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Veil of Remembrance qualifies as my least favorite entry in Crimson Moonlight's discography. It wasn't a bad album by any means, it was simply less good than everything else they've done (even Eternal Emperor was better). It took a few years, but Crimson Moonlight managed to record four more songs and release them in this EP here.
In Depths of Dreams Unconscious is certainly an improvement over its predecessor. There's no denying that. One of my largest problems with Veil of Remembrance was its lack of atmosphere. It was black/death, and thus it needed atmosphere, but had none. A bit of atmosphere is created here with the title track, but that quickly fades when the bulk of the EP kicks in. The last three tracks fail to create any atmosphere, and that's mostly what tanks this score.
Also, this is still pretty much the same style of black/death that the last album was, with just a touch more of black. There's just a bit more tremolo, and just a bit more blastbeating. But that's not enough to save this for me. Sure, Pilgrim's vocals are good, and the guitars are fast, furious, and melodic, but something feels missing. The exact same feeling I got from Veil of Remembrance.
It would be really sad to see Crimson Moonlight disband. It has been seven years since they released this, and I haven't heard anything from them since then, which concerns me a bit. However, Antestor did take seven years between The Forsaken and Omen (the latter of which was by far their greatest work, but I'll save that for another review), so we can still hope that Crimson Moonlight has something in the making. And we can hope that it sounds more like their earlier work.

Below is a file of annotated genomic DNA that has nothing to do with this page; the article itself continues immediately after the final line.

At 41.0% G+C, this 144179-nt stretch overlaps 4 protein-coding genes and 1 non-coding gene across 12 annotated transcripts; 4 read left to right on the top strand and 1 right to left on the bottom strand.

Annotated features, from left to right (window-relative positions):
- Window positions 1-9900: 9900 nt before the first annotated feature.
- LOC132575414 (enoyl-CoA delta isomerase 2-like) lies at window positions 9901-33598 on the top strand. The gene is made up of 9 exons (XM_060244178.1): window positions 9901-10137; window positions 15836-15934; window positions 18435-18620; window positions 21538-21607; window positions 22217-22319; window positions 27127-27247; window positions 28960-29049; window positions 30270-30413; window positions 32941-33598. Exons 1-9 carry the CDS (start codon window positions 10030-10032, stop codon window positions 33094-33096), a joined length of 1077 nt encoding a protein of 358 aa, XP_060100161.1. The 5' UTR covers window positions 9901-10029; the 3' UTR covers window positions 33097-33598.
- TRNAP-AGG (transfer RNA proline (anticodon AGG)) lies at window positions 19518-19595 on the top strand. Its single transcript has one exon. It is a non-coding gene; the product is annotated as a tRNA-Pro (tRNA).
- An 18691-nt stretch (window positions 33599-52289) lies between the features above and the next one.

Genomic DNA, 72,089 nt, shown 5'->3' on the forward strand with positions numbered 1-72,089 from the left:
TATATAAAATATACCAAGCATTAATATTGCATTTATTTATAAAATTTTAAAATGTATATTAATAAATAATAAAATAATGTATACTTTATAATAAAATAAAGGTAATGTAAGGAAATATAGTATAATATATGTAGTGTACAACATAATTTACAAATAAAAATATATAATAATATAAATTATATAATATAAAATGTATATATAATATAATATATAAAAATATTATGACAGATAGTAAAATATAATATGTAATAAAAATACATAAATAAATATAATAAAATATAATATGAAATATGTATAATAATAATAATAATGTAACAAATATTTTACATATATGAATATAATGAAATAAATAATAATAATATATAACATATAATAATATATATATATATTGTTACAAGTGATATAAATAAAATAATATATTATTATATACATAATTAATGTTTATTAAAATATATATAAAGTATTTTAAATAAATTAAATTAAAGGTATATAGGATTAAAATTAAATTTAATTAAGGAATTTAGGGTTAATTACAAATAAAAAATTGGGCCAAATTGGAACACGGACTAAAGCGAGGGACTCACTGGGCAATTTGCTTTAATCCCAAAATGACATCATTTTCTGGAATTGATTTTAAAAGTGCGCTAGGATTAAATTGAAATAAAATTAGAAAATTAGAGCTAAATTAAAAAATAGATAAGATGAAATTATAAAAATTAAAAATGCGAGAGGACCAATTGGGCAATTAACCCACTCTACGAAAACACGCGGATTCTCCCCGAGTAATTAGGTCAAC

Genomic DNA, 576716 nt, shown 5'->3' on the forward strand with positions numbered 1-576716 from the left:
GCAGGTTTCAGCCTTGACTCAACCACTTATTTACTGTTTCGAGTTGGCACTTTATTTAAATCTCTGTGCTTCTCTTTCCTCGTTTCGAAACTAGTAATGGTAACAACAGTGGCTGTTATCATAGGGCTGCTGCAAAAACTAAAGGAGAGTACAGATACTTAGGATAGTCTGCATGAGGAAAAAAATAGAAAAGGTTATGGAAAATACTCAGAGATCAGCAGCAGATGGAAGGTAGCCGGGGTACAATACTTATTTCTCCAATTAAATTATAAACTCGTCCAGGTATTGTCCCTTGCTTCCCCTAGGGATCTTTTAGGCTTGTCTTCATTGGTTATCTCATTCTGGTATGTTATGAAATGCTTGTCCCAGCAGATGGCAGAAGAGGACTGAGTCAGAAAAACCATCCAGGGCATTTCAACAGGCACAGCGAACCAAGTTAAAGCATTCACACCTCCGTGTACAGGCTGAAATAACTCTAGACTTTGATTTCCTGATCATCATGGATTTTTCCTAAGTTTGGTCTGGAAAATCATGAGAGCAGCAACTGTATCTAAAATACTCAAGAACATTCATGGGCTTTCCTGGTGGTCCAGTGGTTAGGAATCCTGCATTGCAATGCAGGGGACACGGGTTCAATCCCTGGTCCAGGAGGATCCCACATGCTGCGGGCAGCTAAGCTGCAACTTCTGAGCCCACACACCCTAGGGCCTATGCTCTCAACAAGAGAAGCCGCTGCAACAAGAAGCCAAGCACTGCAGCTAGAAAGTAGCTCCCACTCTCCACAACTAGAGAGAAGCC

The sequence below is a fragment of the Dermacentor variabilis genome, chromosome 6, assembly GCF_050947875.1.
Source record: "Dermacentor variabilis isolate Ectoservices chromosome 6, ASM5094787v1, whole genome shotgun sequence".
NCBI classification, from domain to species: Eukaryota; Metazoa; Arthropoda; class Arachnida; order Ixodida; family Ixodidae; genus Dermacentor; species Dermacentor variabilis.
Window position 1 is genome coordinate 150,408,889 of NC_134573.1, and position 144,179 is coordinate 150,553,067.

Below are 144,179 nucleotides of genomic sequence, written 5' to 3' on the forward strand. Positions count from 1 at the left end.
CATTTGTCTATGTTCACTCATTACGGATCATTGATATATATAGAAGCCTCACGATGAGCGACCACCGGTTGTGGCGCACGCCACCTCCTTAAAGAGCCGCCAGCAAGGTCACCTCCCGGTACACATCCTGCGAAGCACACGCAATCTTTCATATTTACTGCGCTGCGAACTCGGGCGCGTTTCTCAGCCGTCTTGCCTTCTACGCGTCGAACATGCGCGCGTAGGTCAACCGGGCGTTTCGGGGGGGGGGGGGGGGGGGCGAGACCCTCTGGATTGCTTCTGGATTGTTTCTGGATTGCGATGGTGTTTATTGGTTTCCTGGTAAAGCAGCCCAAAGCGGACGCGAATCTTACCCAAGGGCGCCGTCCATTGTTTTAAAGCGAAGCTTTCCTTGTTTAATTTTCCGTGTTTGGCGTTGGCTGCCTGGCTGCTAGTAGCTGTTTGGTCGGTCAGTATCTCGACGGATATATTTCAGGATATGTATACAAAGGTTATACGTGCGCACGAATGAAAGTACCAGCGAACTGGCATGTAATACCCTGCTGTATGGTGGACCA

If you like black/death, give this a shot, you'll enjoy it at least a little bit.
The second this disc begins to spin in the player, the listener is greeted with pure bliss in musical form. Yes, Crimson Moonlight strike again with tremendous Christian black metal that once again reminds the satanic scene that there is a light shining in the darkness.
Beginning with an instrumental dirge of slow and dripping folk guitar surrounded with monolithic anguish akin to My Dying Bride, Crimson Moonlight swiftly descends into an all-assault of pure black metal entitled "The Advent of the Grim Hour". I'd say the only other vocalist with as much range as CM's Pilgrim is Azahel from Frost Like Ashes. The vocals encompass everything from very Swedish black metal-styled turbo screams to deep death growls.
Instrumental-skill is absolutely top-notch here. These guys are skilled at their respective instruments and it shows. I'd compare the sound to melodic death metal played with blistering speed, all laced with raging shrieks and screams - a great mix overall. "Shiver in Fear" slows it all down a little with more of a mid-paced speed, while last track "Alone in Fear" ends with an almost quasi-Immortal sounding clean guitar riff straight out of "Sons of Northern Darkness" (think the clean break in "Tyrants" but minimalized). A great disc from start to finish.